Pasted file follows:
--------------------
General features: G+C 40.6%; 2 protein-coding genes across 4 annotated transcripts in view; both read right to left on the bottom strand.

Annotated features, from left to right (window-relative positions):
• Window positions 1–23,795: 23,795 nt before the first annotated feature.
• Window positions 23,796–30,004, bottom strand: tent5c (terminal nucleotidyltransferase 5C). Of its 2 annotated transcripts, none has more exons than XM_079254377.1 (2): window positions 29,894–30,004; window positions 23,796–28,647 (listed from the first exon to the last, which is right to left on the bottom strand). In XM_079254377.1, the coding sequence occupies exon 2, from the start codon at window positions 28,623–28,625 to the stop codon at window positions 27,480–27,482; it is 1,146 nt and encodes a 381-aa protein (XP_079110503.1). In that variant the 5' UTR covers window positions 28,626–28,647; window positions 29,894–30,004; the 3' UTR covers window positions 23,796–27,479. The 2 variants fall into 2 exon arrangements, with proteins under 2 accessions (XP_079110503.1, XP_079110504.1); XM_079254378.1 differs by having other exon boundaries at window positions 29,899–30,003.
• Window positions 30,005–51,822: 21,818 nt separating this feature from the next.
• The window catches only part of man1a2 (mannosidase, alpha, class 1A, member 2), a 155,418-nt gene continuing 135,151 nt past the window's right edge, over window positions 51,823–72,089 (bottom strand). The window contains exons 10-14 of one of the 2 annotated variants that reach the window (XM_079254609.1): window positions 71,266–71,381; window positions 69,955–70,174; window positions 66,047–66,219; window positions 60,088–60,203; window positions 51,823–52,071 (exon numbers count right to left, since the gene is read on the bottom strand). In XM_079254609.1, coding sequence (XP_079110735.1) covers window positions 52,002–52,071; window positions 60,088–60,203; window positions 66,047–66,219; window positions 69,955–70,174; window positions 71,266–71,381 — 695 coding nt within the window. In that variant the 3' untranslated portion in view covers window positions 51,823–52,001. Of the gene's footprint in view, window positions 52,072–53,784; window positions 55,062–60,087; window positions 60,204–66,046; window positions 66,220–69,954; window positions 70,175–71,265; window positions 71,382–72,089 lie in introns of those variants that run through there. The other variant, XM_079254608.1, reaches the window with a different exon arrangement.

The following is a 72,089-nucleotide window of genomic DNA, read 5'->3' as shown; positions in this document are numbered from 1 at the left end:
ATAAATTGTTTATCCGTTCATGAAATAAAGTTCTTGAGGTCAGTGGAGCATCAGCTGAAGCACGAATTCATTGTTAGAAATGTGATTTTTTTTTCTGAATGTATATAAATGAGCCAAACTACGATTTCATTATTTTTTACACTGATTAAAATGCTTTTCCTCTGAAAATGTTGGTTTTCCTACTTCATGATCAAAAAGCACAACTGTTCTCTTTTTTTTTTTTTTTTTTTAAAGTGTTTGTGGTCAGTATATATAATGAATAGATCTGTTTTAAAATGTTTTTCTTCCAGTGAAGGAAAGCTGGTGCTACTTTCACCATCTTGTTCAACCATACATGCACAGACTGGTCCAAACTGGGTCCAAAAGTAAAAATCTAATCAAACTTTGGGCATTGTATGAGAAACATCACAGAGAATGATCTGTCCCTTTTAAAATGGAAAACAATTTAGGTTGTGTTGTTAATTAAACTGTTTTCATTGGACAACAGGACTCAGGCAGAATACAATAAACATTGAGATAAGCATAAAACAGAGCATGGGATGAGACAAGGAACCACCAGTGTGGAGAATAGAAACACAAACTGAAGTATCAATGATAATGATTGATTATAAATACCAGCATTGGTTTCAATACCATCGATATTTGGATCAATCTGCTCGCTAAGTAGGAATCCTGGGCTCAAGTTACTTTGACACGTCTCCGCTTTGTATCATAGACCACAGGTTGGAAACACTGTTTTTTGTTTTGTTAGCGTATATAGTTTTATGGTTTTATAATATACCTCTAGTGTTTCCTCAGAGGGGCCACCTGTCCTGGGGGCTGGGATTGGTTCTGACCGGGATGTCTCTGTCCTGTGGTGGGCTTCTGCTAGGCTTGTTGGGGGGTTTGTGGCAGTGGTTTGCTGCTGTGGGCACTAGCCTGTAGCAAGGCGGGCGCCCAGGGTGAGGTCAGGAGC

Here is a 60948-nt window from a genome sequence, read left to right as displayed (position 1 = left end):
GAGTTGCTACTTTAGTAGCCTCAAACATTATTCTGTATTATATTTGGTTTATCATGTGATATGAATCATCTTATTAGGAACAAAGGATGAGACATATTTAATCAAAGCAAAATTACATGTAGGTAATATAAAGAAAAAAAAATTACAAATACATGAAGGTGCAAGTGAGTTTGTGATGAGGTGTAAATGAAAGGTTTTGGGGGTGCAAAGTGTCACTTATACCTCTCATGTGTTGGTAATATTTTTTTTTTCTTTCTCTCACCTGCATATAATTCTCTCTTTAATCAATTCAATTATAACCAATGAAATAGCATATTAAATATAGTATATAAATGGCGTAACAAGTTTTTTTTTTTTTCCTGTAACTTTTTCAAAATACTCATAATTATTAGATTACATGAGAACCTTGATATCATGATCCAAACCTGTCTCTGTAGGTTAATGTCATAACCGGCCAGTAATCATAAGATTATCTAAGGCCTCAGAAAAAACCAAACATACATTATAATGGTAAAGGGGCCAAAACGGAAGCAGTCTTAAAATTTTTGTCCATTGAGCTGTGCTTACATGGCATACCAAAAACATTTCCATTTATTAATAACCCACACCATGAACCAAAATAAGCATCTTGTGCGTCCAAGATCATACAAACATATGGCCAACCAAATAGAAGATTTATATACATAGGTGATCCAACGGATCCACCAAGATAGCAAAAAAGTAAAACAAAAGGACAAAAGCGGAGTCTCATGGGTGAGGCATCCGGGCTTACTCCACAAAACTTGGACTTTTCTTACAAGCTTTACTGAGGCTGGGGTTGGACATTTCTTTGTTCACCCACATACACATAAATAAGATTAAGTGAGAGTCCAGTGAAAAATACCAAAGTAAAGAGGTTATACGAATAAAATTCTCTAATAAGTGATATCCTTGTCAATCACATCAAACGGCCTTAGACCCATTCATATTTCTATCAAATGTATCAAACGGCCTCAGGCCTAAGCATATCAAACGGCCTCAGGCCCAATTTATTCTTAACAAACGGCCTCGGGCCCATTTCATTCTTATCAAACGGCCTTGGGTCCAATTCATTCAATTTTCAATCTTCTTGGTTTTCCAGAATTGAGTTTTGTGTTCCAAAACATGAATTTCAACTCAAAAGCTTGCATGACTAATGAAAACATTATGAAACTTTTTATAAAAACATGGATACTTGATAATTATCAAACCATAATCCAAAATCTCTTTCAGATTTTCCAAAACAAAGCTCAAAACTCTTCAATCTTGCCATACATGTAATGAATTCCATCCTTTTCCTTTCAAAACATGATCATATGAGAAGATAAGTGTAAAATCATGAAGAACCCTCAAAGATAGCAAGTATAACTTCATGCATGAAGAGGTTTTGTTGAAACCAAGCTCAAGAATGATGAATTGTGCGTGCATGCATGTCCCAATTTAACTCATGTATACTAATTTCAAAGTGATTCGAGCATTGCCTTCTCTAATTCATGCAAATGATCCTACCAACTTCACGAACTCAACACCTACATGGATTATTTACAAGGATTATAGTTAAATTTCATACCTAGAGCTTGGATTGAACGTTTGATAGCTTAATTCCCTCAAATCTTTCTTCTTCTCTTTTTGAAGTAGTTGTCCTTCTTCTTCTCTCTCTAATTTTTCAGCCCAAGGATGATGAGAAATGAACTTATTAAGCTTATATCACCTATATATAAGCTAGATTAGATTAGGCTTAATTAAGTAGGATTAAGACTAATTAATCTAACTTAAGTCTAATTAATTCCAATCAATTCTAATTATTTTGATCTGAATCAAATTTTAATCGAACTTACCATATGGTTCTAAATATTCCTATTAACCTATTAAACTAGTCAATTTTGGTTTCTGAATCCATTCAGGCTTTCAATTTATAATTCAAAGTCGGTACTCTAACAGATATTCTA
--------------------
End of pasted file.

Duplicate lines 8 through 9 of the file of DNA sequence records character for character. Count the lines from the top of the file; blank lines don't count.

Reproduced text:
ATAAATTGTTTATCCGTTCATGAAATAAAGTTCTTGAGGTCAGTGGAGCATCAGCTGAAGCACGAATTCATTGTTAGAAATGTGATTTTTTTTTCTGAATGTATATAAATGAGCCAAACTACGATTTCATTATTTTTTACACTGATTAAAATGCTTTTCCTCTGAAAATGTTGGTTTTCCTACTTCATGATCAAAAAGCACAACTGTTCTCTTTTTTTTTTTTTTTTTTTAAAGTGTTTGTGGTCAGTATATATAATGAATAGATCTGTTTTAAAATGTTTTTCTTCCAGTGAAGGAAAGCTGGTGCTACTTTCACCATCTTGTTCAACCATACATGCACAGACTGGTCCAAACTGGGTCCAAAAGTAAAAATCTAATCAAACTTTGGGCATTGTATGAGAAACATCACAGAGAATGATCTGTCCCTTTTAAAATGGAAAACAATTTAGGTTGTGTTGTTAATTAAACTGTTTTCATTGGACAACAGGACTCAGGCAGAATACAATAAACATTGAGATAAGCATAAAACAGAGCATGGGATGAGACAAGGAACCACCAGTGTGGAGAATAGAAACACAAACTGAAGTATCAATGATAATGATTGATTATAAATACCAGCATTGGTTTCAATACCATCGATATTTGGATCAATCTGCTCGCTAAGTAGGAATCCTGGGCTCAAGTTACTTTGACACGTCTCCGCTTTGTATCATAGACCACAGGTTGGAAACACTGTTTTTTGTTTTGTTAGCGTATATAGTTTTATGGTTTTATAATATACCTCTAGTGTTTCCTCAGAGGGGCCACCTGTCCTGGGGGCTGGGATTGGTTCTGACCGGGATGTCTCTGTCCTGTGGTGGGCTTCTGCTAGGCTTGTTGGGGGGTTTGTGGCAGTGGTTTGCTGCTGTGGGCACTAGCCTGTAGCAAGGCGGGCGCCCAGGGTGAGGTCAGGAGC

Here is a 60948-nt window from a genome sequence, read left to right as displayed (position 1 = left end):